I moved to Boulder, Colorado, at a time when the town was transitioning from a place where climbing bums could wait tables, find odd construction jobs or work in a small outdoor store to fund their real reason for moving there: climbing, hiking, backpacking, or just playing in the foothills and the nearby mountains.
But, much like nearby ski towns in Summit County, this all changed. The climbing bums were replaced with tech workers, and those 1950s homes were torn down and replaced with McMansions complete with granite countertops and stainless steel appliances. It all started as “getting some outdoor time” became an industry.
I see changes in Moab today similar to what I observed in Colorado’s Front Range.
In some Moab circles, you will hear the term “industrial tourism” bandied about in comment sections on Facebook, magazine articles or even over a pint or two at local watering holes.
It’s a term of derision for some, implying marketing (and perhaps exploiting) the outdoors for personal gain.
But why? At its core, the term is simplicity itself: tourism as a researched, marketed and institutionalized part of an economy. And Moab and Grand County overall, of course, depend on this industrial tourism in spades.
Three million people come to Moab to enjoy the parks, bike some single track, ride our jeep roads, paddle in the Colorado River and climb our canyon walls. All the planning, growth and life in the area revolves around our tourist trade.
Tourism is our economic stream and our community is grappling with best how to manage it. That fact is no secret and in little dispute.
Though some people will say that they don’t support this type of tourism in any way (perhaps in a very strident voice), the truth is that there is not one part of our economy that does not depend on it in some way.
According to recent statistics, nearly 25% of the employee base is dedicated to service jobs such as guiding, restaurants, retail: the underlying jobs in our economy that are directly tourist-based.
(See https://datausa.io/profile/geo/grand-county-ut for more detailed information)
Jobs in construction, real estate, government and related services make up the remainder of the pie in our fair county and city, but all are affected directly by visitation and tourism.
So what does all this mean?
It means pining for a lost Utopia when Moab did not depend on tourism and things were somehow better does not serve the reality of the current situation.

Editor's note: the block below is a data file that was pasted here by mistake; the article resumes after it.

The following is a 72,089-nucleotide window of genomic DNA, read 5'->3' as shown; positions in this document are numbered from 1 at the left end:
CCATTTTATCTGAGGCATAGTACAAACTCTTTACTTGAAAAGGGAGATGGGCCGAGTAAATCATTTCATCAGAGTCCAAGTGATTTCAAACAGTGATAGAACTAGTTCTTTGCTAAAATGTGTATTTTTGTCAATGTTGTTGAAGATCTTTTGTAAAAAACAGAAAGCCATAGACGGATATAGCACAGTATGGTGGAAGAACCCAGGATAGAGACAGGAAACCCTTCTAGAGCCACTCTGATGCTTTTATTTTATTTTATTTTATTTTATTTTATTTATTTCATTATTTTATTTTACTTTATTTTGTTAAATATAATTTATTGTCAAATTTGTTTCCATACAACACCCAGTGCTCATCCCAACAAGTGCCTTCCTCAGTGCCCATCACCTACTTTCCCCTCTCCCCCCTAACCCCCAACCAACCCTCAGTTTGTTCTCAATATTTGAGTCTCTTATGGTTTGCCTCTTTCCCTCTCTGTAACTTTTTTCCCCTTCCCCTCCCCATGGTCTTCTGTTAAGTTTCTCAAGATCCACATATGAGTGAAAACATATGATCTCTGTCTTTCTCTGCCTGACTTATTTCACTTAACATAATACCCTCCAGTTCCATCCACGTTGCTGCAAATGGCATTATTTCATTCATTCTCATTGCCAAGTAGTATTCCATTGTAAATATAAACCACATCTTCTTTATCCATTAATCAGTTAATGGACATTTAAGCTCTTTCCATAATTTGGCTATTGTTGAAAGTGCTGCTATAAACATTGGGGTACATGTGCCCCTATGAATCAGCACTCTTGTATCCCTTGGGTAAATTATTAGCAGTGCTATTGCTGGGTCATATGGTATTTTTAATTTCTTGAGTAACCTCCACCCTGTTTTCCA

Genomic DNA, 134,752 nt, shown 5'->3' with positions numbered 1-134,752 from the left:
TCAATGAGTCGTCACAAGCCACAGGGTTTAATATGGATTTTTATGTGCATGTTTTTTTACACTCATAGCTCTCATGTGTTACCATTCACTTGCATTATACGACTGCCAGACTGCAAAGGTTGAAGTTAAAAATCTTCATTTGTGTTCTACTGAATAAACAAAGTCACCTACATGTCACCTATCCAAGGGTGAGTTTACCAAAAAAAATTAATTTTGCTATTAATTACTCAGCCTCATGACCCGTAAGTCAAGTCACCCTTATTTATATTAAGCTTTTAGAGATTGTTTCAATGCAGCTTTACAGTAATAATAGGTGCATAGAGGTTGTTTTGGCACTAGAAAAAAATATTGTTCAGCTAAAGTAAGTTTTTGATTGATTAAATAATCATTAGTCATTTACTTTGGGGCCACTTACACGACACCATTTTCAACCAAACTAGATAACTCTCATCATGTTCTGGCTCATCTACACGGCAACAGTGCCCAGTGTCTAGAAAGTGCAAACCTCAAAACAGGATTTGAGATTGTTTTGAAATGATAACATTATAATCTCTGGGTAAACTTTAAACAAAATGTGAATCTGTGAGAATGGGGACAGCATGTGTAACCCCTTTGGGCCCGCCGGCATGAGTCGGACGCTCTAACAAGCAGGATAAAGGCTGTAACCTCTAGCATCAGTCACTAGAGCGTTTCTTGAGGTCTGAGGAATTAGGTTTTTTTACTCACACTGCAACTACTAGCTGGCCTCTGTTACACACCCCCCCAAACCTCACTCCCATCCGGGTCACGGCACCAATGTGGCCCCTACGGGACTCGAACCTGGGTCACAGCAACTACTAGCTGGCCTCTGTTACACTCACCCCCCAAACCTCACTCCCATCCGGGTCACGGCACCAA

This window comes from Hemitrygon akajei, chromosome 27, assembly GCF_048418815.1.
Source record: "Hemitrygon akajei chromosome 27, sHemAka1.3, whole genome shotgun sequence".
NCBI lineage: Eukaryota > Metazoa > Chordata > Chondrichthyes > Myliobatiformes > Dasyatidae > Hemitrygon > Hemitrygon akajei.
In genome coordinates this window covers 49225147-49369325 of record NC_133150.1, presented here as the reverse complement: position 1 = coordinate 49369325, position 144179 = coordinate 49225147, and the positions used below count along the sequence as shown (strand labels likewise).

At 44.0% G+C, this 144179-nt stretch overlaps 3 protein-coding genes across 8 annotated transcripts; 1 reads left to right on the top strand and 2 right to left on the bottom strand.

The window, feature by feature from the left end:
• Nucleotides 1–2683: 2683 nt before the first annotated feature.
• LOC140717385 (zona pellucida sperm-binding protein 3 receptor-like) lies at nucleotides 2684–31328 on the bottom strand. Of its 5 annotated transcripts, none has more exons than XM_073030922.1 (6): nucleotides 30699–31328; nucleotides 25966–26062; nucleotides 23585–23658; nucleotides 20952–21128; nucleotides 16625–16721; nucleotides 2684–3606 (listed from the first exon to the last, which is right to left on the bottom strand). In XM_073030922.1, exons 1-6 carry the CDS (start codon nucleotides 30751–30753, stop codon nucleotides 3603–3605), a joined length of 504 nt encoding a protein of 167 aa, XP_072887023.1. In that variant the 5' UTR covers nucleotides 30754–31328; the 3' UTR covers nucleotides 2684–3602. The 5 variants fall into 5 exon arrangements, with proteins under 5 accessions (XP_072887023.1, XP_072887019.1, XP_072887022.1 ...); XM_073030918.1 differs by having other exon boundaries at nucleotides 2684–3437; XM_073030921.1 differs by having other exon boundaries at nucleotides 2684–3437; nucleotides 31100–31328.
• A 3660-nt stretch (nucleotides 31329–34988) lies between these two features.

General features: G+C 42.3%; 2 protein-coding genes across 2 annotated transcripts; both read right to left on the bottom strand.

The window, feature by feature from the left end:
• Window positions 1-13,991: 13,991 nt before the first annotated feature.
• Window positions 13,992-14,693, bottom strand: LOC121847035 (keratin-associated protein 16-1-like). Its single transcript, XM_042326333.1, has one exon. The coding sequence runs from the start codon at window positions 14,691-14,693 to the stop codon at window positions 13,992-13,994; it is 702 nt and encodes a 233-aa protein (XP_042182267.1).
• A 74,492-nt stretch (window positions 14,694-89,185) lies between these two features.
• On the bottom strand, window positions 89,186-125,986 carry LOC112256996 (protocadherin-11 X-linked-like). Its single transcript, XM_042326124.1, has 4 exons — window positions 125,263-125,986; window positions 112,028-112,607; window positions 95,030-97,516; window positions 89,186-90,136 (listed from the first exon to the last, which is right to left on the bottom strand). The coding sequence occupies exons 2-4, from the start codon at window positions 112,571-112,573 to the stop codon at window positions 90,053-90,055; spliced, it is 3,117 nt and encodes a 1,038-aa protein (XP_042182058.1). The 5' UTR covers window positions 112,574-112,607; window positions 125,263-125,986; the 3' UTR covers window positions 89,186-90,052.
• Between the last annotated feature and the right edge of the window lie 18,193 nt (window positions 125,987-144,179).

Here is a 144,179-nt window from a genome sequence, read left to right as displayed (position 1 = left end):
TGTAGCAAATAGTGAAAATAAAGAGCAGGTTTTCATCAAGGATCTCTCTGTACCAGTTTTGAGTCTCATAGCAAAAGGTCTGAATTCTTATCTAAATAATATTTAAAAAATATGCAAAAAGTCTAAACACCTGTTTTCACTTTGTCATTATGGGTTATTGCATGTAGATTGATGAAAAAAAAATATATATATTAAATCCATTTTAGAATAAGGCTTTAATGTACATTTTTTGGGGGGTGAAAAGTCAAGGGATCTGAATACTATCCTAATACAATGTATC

Ignoring that reality will lead Moab down the same path as those mountain ski towns I knew, and that’s a template that benefits few. That model means low paying jobs for workers with marginally higher profits for the owners, fewer local business owners invested in the community and more conglomerates thinking about their profit margins. Those towns get a more transient workforce that is less invested in their neighbors. And the place we call home ends up being less of a vibrant place to live and more of a destination resort with both visitors and workers passing through.
It need not be this way. Businesses that believe in paying fair wages for good work end up with employees who are more engaged and loyal, profit margins increase in the longer term, and the larger companies end up becoming a part of the community. I’ve had the pleasure of working for three local businesses here in Moab that follow this model.
The community needs to ask how best to manage its growth. A type of growth that does not grow beyond our community’s ability to control. Perhaps an economy that provides a sustainable quality of life for the citizens of Moab and Grand County that includes both a livable wage for residents and an enjoyable experience for visitors.
Writing polemics against industrial tourism works well for colorful debates in Facebook comment sections and sometimes raises intriguing questions. But we, as a community, need to acknowledge reality as it is and not what we want it to be.
The answers, of course, are complicated and not simple. But refusing to even have the conversation will never give us the answers we need.
Instead of Moab and Grand County becoming a cautionary tale against industrial tourism, let’s acknowledge we are all involved with industrial tourism. Let Moab be an example of how to do it best in a manner that defines the community and the values we hold important.
Paul Magnanti is a local writer, guide and outdoor enthusiast. You can follow along with his work at pmags.com